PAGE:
Yet, have the churches acted as if they believed such words are true? Have we lived as though we believed that all life comes from the Spirit of God (Ps 104.30)? Have we responded in faithfulness to God=s covenant made with the earth (Gen 8.13ff.)? Do our actions bear testimony to God=s work of redemption in Jesus Christ, reconciling >all things= (Eph 1.10) and offering the hope of healing to all the earth (Rom 8.21)? And if we have not acted, is it because we do not truly believe the promises of God=s Word?

These questions challenge us to consider what the churches could do to put our words into deeds, and they lead us to reconsider the biblical idea of >Sabbath=. The God who creates, sustains, judges, reconciles, and redeems is also the God who rests. In the Sabbath, creation is celebrated as God=s companion. The call to keep the Sabbath is not just an instruction to rest on the seventh dayCit is an invitation to share God=s delight in the gift of creation. It points to a lifestyle, based on a rediscovery of humanity=s place as a part of the whole creation.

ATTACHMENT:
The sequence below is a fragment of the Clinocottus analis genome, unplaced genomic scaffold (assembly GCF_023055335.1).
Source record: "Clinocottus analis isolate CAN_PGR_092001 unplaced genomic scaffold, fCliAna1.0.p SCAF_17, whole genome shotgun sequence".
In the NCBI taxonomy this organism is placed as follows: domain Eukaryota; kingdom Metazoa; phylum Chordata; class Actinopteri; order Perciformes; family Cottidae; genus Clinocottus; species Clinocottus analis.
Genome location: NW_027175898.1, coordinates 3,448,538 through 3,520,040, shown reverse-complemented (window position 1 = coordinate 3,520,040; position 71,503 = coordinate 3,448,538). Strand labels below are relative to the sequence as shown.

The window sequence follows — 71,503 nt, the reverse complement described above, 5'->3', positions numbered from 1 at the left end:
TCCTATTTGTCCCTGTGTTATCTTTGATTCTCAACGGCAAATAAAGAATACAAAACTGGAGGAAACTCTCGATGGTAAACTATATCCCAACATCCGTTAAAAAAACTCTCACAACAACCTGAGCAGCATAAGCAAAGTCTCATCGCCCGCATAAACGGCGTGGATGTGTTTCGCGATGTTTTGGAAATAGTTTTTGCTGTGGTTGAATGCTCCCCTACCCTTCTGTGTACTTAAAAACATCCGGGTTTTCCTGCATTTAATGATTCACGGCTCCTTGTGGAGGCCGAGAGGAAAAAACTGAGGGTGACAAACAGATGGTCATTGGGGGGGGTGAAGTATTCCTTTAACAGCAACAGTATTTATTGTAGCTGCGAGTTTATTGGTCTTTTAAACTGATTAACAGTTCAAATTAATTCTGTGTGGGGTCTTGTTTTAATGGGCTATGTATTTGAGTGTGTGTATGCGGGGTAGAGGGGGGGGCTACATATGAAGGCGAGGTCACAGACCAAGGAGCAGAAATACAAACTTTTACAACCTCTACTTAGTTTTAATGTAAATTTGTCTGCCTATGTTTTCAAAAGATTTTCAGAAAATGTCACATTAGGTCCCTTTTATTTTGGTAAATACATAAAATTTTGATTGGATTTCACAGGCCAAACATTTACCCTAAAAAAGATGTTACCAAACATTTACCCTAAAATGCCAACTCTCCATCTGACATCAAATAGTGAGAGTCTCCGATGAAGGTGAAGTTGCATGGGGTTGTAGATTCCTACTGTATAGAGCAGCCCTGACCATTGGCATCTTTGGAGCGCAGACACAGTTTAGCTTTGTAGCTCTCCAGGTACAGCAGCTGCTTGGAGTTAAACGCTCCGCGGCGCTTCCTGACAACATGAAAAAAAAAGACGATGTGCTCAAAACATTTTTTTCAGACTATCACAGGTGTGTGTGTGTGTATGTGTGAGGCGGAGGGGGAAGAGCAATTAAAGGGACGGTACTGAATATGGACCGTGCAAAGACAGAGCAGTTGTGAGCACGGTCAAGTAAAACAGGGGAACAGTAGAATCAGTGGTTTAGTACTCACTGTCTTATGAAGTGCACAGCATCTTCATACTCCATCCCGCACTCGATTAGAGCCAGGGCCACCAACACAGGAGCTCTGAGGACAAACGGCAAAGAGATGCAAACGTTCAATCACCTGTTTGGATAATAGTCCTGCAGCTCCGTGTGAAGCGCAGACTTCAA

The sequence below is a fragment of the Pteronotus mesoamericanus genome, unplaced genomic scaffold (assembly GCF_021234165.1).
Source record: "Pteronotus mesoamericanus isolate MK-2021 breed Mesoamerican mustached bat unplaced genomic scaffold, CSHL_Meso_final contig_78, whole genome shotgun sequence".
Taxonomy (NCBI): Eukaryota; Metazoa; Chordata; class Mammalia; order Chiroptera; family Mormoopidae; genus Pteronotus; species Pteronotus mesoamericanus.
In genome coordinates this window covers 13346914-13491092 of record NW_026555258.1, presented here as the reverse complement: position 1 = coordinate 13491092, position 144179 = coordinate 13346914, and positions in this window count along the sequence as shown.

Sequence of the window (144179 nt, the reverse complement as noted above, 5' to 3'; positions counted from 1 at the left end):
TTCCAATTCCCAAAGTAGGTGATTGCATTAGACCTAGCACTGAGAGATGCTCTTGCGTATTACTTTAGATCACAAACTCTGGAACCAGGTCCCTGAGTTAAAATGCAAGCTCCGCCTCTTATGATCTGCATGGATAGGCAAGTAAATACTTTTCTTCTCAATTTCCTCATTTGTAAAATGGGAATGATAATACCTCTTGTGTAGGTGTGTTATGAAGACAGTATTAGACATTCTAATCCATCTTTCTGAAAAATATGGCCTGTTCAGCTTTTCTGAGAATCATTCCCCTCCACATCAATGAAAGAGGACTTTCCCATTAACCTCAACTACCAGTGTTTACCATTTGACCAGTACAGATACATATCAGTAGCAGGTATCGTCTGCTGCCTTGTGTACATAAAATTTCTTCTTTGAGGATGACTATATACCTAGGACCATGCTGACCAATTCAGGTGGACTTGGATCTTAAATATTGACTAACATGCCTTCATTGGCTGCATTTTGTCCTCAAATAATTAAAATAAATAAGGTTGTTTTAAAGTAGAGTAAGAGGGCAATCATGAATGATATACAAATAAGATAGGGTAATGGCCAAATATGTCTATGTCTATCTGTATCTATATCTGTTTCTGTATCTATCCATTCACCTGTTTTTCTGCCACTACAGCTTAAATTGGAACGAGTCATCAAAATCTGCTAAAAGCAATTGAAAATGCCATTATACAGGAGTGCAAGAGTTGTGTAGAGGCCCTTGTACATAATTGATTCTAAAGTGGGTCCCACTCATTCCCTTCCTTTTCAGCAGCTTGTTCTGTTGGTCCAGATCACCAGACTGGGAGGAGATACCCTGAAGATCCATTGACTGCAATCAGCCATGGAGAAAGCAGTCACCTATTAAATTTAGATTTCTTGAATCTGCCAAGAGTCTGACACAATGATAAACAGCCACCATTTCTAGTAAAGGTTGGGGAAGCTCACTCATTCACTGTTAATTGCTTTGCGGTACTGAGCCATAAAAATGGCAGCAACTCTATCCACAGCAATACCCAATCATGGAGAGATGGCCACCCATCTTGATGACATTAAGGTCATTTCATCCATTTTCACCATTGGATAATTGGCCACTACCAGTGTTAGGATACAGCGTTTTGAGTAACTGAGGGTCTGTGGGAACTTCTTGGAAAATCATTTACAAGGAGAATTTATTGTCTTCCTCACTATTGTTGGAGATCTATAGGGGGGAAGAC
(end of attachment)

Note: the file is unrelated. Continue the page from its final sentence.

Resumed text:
Such an understanding of Sabbath declares that there must be limits on the relentless appetite for consumption. Creation needs rest. The greed of many is choking the life of the planet. Land, air, forest, and water need the renewal, regeneration, and replenishment that comes from the biblical vision of the Sabbath day, the Sabbatical year, and the Year of Jubilee. Sabbath celebrates God=s intention that all creation be set free from exploitation. It is a vision of sufficiency, denying the right of a privileged few to exhaust the earth=s finite resources. All are called to such a style of life in the spirit of Sabbath.